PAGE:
The total solar eclipse was best described as a breathtaking event tens of thousands of people who witnessed at its max totality will never forget.
In Christian County, Kentucky, hundreds from across the world traveled to Orchardale Farm in Cerulean since it has been dubbed the point of greatest eclipse.
Totality lasted for 2 minutes and 41 seconds, and mesmerized large crowds along the way.
"It felt a little eerie, kind of calm and just a neat experience," Doug Wilcox, a Hopkinsville resident, said.
It also proved to be emotional for visitors like Ginny Simmons who drove 10 hours from Texas.
"It is so hard to describe. It makes you realize how we are so tiny on this Earth. It was so amazing, just beautiful," Simmons told NewsChannel 5.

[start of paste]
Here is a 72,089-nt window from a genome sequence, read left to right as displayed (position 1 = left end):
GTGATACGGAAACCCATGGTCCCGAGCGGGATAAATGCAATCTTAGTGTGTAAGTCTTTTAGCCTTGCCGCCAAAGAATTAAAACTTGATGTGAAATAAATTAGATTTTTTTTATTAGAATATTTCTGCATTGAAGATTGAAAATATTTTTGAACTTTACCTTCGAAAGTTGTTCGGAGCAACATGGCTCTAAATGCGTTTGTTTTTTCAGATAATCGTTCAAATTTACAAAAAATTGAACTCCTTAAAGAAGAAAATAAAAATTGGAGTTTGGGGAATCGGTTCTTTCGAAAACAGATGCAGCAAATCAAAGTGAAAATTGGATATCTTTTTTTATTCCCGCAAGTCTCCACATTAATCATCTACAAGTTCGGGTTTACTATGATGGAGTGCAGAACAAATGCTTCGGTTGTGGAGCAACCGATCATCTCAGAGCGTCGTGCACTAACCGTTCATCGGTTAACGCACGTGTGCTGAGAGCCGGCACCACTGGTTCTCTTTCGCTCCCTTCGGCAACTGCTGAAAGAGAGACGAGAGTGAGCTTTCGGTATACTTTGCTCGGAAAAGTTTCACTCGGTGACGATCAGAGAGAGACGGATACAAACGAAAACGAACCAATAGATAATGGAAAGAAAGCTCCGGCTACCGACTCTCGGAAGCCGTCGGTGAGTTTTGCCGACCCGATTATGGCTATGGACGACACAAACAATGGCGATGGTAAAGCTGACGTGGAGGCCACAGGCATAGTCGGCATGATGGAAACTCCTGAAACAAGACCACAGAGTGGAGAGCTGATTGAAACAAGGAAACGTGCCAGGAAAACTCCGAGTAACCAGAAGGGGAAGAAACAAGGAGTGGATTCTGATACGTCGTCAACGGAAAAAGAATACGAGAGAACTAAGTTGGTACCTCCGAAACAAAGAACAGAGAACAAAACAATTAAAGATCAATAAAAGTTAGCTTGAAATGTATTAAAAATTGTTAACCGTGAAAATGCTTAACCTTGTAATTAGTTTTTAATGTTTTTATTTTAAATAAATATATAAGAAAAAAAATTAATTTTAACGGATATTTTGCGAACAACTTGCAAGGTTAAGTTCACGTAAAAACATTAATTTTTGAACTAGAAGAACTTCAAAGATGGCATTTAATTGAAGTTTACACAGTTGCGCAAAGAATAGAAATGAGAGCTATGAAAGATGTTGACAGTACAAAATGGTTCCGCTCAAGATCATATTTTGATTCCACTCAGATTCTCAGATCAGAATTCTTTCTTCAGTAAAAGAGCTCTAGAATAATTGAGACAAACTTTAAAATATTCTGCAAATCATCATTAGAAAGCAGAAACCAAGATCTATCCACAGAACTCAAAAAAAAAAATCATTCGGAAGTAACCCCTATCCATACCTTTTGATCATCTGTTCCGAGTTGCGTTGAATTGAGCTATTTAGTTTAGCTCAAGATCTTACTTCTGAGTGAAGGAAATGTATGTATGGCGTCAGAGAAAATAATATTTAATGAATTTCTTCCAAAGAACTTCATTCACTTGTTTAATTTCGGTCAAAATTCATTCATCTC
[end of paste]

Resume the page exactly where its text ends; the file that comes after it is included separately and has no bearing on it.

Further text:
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Simmons and her husband are two of the more than 100,000 visitors expected in the county for the once in a lifetime event.
Hopkinsville Mayor Carter Hendricks said visitors traveled from 46 different states and 20 countries.
"Is this what it was like when people were first pulling up to Woodstock?" Clay Barclays, a Cincinnati visitor, questioned. "All these people are here from all over the place. Different countries and different towns and cities for one purpose, I think I get it."
Officials anticipated an economic impact of $30 million but the mayor and governor stressed that it was more than just about the money.
"Our primary concern is that we were prepared for the influx of visitors and that they had that type of experience that made them proud to be a part of it. I hope they walk away with sincere appreciation that this community rolled out the red carpet to help them enjoy," Hendricks said in a press conference.
Scientists from several universities, NASA and the Vatican were also on the farm.
For instance, Professor Kevin Knupp of the University of Alabama in Huntsville released a weather balloon to research the impact of the eclipse on the lower part of the atmosphere.
State, local and federal officials prepared for the event for more than a year.